ture has found that some 45,000,000
people live below “the Safety line of
diet,” he said. “The health and
strength of the nation can only be
guaranteed when all those people
have a proper diet,’ ’the official de
clared, “a guarantee which can be
made only when all food distributions
raise their standards of efficiency
and eliminate all unnecesary steps
and costs in the nation’s marketing
system.”
THE uTsTaRMY’S
AIR FORCE SEEMS
THE VERY FINEST
The United States Army is building
the finest Air Force in the world.
This is not just talk. It is an actual
fact. The new planes are equal, or
superior, to any ever built in any
country. Our latest model combat
planes are faster, with .greater fire
YOU’LL BE IN A PARTY MOOD WHEN YOU SEE
OUR SPARKLING COLLECTION OF
Dance Frocks - - - Dinner Gowns
* EVENING
DRESSES
For All Party Occasions
)VABLE LITTLE DRE SS E S—SMART
)PHISTICATED STYLES—SEQUIN TRIM
ED DINNER FROCKS—FORMALS—TAKE
Glamorous Evening Sandals - - Bags and Evening Wraps
Choose Your Coat Now jtk
Prices Have Not Yet Advanced
CAMELS HAIR! SUEDE WOOLENS! -HERRINGBONES
BOUCLES! TWEEDS!
dresses $14.95 to $62.50 JBk
•m*. ■ ■!
Chic “Date” Dresses in Smart SHOES Jjj
Wools. Two-Toned Crepes, lllllp^B§
Sequined Trimmed Frocks, Combining Comfort And
Stunning Models For Sport Smartness. Many Styles In J I
And Street Wear ° ur Fa “ And winter Group /
5.98 to 24.50 I L
- $5.00 - $6.75 Jf f
SCHER’S IN POCOMOKE
power and protection. Our big bomb
ers have no equal for long-range per
formance.
It was only to be expected that
America, which developed the air
plane, would bring it to its highest
peak of perfection. But planes, after
all, are only part of a modem air
force. There must be men to fly the
planes, to navigate them, to direct all
the many technical phases of effi
cient aviation. It is at this point that
you are needed to help “Keep ’Em
Flying.” The United States Army
Air Corps has established standards
which assure our new Army Air
Force a band of picked men second
to none. At present there is a great
need for Air Corps personnel. Men
are needed at J efferson Barracks,
Mo., and Biloxi, Miss.
A United States Army Recruiting
Party is on the way to Pocomoke
City, and will arrive at 2:00 P. M. on
Friday, November 14. They will be
stationed at the United States Post
Office Building. Here is one chance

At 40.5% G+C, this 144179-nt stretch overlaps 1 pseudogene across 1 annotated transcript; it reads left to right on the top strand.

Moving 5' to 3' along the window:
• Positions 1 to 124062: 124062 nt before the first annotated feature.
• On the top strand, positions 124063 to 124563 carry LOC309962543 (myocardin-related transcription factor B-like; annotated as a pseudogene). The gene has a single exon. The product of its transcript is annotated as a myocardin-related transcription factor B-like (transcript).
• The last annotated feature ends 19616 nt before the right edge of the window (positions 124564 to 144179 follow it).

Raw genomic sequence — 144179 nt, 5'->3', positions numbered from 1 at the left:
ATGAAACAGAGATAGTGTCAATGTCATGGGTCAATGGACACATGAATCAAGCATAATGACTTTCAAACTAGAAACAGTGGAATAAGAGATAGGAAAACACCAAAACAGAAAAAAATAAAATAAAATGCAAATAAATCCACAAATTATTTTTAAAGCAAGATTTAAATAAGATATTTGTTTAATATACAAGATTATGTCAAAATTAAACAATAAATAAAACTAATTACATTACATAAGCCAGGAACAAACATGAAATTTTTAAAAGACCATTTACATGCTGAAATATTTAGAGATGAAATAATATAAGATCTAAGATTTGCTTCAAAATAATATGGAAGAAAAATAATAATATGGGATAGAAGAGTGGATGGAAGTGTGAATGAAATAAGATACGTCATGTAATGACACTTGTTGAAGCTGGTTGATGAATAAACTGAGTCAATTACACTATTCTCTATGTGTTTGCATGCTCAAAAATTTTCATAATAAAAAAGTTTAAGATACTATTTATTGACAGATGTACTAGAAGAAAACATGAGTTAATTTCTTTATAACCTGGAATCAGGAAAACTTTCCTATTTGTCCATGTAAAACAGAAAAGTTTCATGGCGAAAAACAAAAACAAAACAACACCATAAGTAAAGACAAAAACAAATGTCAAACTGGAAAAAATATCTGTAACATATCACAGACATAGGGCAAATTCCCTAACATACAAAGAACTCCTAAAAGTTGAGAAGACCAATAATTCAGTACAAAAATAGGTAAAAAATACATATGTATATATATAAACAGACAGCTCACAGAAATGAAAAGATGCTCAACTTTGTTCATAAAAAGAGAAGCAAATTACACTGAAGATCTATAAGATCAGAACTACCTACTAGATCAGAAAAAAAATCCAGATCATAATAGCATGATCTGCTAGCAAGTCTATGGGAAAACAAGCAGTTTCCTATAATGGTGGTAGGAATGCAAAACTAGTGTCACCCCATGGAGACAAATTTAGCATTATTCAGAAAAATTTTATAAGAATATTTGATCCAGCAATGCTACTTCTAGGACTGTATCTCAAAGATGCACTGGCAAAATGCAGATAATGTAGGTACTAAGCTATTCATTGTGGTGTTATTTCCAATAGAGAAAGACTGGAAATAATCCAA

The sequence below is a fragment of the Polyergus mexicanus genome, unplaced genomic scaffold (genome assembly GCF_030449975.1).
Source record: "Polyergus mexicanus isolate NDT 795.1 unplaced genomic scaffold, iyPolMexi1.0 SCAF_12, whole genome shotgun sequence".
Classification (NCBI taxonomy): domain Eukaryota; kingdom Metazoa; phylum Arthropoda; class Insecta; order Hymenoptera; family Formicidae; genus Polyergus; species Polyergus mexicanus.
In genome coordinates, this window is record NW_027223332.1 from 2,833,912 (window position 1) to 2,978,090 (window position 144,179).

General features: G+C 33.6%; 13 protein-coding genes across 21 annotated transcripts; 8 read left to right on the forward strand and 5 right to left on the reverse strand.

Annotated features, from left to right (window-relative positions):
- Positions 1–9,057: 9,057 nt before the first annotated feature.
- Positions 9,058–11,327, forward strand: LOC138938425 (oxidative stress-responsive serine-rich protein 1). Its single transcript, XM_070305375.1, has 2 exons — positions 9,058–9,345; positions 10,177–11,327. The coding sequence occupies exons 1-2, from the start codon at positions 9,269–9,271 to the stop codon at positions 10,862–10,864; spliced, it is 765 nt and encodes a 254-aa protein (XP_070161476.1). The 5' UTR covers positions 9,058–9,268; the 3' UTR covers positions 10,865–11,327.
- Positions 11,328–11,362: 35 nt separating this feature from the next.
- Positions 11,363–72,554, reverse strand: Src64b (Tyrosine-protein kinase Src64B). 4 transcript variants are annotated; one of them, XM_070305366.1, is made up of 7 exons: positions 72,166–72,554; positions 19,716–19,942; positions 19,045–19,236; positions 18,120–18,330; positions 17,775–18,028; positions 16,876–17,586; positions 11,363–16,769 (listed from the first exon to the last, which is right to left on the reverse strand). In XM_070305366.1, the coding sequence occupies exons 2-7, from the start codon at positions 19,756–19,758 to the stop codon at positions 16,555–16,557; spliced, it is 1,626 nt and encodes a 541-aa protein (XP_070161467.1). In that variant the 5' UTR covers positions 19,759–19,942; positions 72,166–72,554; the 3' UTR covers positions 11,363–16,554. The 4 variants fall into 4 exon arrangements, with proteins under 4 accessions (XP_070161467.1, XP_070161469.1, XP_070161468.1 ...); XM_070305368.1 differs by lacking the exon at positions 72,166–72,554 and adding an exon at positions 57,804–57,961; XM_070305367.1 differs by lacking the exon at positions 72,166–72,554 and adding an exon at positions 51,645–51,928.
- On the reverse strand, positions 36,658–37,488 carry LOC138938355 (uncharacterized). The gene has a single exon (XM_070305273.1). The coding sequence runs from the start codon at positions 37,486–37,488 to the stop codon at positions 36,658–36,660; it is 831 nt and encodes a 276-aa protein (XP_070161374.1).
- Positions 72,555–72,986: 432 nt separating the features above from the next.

you have to knock at Opportunity’s
Door. Get down to the Post Office
on Friday, and have a talk with Ser
geant Vance, who brings this Recruit
ing Party to your city. Join the
ranks of those who help “Keep ’Em
Flying.”
Greenbackville
Mrs. Nelson P. Collins and daugh
ter, Betty and Mrs. Leroy Jester,
spent the week-end with Mr. and Mrs.
Wm. Coulbourne at Philadelphia, Pa.
Mr. and Mrs. Wm. Pruitt and
daughter Janice, of Pennsville, N. J.,
spent part of this week with her par
ents, Mr and Mrs. W. C. Pruitt.
Mrs. John Shaw and daughter Mar
ie and Gladys of. Cape Charles, Va,
Mrs. Donald Shaw of Norfolk, Va.,
Messers. Edward Brittingham and
Reggie Mascot of Chester, Pa., spent
the week-end with Mr. and Mrs. Nor-
WORCESTER DEMOCRAT, POCOMOKE CITY, MARYLAND
man Brittingham.
Mrs. Herbert . Marshall and Mrs.
Estle Jones, Jr., spent the week-end
with Mr. and Mrs. Ellis Jones at
Newport News, Va.
Mr. and Mrs. Wm. Hancock of New
Church, Va., spent Sunday with her
parents, Mr. and Mrs. Robert Ellis.
Deepest sympathy is extended to
Mr. Arthur R. Mills in the death of
his wife, which occured on Monday of
this week.
Mr. and Mrs. Franklin Sharpley,
Mr. and Mrs. Russell Sharpley, Mr.
and Mrs Lawson Justice and son, Hil
lary, spent Sunday with Mr. and Mrs.
Parks at Parksley, Va.
Mrs. Norris Young of Chincoteague
Va., spent Sunday with her parents,
Mr. and Mrs. H. H Matthews
Mr. and Mrs. George D. Dryden
and Mrs. Ella Paradis spent Sunday
with Mrs. Ella Dryden at Pocomoke
City, Md.
Mrs. Jane Sharpley has returned
home after a visit with Mr. and Mrs.
Parks at Parksley, Va.
Mr. and Mrs. James Howard and
daughter Janice, of Pocomoke City
Md., spent Sunday, with Mrs. Betty
Jones.
Mr. and Mrs. Harold Perry of Al
lentown, Pa, spent the week with Mr.
and Mrs. Thomas Justice. They were
accompanied back by Mrs. Perry’s
father, Mr. Will Ward, for an ex
tended visit.